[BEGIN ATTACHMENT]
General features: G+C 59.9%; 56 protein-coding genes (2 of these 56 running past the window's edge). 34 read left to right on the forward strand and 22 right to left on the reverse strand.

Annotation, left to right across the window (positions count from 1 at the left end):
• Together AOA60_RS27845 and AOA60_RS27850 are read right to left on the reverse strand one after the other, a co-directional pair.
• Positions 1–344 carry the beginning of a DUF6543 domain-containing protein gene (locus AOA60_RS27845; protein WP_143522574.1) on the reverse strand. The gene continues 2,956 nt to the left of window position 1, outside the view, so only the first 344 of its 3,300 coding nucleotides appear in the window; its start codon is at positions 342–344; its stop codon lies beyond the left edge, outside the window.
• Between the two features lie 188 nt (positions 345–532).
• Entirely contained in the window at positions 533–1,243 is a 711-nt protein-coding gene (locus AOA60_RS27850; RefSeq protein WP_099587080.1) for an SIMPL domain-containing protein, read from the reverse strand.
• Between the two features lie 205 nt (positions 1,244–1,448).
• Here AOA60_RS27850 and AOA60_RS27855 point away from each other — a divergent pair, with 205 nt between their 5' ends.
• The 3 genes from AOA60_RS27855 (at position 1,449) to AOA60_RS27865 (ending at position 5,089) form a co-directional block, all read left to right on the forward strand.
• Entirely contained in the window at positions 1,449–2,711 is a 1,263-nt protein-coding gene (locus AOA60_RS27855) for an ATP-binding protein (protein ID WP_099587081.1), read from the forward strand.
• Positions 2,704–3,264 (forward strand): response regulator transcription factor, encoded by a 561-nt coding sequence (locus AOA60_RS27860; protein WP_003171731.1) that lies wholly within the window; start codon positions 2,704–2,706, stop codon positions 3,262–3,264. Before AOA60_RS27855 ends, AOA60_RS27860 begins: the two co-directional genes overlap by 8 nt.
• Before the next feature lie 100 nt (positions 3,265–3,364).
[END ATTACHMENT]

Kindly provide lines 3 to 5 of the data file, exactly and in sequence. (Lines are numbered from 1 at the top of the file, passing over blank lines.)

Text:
• Together AOA60_RS27845 and AOA60_RS27850 are read right to left on the reverse strand one after the other, a co-directional pair.
• Positions 1–344 carry the beginning of a DUF6543 domain-containing protein gene (locus AOA60_RS27845; protein WP_143522574.1) on the reverse strand. The gene continues 2,956 nt to the left of window position 1, outside the view, so only the first 344 of its 3,300 coding nucleotides appear in the window; its start codon is at positions 342–344; its stop codon lies beyond the left edge, outside the window.
• Between the two features lie 188 nt (positions 345–532).